Papaya is abundant in Indonesia and is consumed by the majority of the people. But in fact there is another beneficial potential to be discovered. Three Veterinary Medicine students from UGM have explored the papaya leaves as immunomodulator or drugs to strengthen the immune system.
“We have been inspired by the fact that people use the papaya leaves to boost appetite or as additional feed material for poultry and catfish,” said Aprilia Layli Fauzia, team chairperson.
Together with fellow students, Fatah Nugroho and Reza Wahyudi, they examined the use of papaya leaves extract to immunity in the Student Creativity Programme 2018. The research done since April has received funding from Higher Learning Directorate General.
Firstly, they dried the papaya leaves which are then extracted, using hexane and ethanol solution Later, the students observed the contents of saponin, tannin, and flavonoid, which are the compounds that can serve as immunomodulator.
In the testing stage, they took the macrophagous cells from the mouse peritoneum to test the macrophage phagocytosis, using latex in 7 test groups. They observed the macrophage ability to devour the latex beads.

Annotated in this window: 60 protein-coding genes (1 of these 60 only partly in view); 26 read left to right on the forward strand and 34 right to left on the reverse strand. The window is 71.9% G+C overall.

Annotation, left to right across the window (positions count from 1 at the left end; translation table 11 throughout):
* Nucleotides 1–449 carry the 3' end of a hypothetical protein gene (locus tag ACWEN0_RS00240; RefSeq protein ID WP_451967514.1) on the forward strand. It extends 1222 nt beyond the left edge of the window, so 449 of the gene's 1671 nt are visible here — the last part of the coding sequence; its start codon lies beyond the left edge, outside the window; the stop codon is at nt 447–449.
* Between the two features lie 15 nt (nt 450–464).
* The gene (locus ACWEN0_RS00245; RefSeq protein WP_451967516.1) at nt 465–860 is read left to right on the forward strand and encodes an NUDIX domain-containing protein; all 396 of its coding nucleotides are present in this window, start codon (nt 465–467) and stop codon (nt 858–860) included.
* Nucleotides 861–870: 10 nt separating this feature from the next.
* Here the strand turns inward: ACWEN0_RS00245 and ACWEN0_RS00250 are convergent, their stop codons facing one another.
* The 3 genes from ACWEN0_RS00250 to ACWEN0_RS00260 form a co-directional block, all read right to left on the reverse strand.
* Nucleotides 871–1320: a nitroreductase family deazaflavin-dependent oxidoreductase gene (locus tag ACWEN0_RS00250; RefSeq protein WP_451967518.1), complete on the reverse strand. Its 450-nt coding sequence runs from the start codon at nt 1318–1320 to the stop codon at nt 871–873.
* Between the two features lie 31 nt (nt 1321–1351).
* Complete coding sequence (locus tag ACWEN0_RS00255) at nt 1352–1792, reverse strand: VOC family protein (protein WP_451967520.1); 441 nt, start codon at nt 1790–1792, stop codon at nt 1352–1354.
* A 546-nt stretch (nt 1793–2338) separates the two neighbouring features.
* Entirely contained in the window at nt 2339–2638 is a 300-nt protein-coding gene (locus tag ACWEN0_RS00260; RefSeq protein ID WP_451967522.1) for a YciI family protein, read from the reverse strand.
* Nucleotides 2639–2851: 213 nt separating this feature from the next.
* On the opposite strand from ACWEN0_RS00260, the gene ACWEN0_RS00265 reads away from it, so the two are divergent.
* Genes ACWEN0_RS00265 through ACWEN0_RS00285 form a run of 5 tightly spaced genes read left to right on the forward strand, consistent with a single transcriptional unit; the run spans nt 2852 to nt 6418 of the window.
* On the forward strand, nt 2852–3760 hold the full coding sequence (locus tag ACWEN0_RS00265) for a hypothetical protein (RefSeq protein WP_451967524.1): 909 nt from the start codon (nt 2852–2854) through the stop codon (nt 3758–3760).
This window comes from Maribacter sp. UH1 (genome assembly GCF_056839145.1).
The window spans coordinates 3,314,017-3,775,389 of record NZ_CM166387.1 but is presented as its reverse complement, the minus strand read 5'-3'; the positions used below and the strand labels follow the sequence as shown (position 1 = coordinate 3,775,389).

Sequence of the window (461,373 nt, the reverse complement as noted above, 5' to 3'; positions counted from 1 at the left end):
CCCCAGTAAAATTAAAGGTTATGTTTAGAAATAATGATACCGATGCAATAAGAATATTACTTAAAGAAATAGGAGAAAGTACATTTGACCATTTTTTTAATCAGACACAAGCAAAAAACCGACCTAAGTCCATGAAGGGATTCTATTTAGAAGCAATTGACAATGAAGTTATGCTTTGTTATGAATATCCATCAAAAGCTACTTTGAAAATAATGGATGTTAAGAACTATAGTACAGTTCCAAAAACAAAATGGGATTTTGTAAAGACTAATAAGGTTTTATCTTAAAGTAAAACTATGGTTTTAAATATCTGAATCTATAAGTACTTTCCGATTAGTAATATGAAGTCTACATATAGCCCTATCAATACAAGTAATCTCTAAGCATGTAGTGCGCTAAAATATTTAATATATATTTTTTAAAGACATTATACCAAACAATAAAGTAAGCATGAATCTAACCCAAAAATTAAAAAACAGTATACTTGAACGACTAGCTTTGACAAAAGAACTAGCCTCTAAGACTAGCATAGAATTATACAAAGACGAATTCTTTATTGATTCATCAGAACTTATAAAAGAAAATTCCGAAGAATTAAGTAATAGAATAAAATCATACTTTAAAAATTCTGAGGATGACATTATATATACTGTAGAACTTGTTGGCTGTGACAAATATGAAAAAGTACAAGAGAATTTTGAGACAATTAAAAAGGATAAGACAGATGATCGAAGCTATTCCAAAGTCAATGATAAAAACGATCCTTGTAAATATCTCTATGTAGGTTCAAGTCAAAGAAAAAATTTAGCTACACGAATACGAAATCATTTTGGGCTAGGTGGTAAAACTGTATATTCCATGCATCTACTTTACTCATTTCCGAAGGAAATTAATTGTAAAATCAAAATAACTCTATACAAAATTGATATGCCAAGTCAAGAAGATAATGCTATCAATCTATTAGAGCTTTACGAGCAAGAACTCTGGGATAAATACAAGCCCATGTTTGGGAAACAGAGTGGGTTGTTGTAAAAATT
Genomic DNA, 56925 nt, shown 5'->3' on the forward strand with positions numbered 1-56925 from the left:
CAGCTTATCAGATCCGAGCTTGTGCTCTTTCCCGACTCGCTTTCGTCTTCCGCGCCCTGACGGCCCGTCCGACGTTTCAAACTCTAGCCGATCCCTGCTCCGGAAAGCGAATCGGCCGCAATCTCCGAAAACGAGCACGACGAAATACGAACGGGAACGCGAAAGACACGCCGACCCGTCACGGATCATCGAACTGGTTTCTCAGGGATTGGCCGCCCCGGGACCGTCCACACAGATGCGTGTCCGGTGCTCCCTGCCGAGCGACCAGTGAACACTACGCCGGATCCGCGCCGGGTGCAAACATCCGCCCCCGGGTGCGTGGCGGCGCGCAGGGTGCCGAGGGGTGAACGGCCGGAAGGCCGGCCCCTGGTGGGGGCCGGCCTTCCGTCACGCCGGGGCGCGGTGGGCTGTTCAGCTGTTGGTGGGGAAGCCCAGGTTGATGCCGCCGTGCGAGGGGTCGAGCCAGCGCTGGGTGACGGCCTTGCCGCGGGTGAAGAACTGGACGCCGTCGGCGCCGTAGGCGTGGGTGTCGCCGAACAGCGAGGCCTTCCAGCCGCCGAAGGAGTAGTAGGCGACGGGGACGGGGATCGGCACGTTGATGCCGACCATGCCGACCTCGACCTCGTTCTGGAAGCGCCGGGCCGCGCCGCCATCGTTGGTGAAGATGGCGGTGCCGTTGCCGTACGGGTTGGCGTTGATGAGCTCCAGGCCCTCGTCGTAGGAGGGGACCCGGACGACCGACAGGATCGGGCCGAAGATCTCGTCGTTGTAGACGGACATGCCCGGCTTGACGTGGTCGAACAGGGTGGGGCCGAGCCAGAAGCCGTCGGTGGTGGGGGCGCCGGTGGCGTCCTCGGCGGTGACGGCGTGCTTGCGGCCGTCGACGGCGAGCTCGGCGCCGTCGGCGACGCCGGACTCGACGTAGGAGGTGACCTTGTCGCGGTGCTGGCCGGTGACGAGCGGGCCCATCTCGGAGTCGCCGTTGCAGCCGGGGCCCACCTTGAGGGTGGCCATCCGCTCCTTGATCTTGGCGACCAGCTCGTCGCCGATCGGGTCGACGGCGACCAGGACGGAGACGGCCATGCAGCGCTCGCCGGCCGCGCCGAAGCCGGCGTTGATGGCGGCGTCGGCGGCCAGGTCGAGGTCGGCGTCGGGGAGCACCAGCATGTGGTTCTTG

“Macrophage cells serve like the body defenders. When a germ or disease enters the body, the macrophage will block or devour it before it infects vulnerable cells,” he said.
The papaya leaves extract, she said, is expected to increase the activity of the macrophage so there will be more germs got devoured. Previous research showed that the saponin and tannin have often been used as immunomodulators, but from other herbs.
“Testing of the initial stage contents give good results, even tannin contents in the papaya leaves reaches over 90%,” said Aprilia.
This showed that papaya leaves have the potential to be further developed as cheap alternatives to immunomodulator. The team supervised by Prof. Dr. drh. Pudji Astuti, M.P. hoped they could progress with this development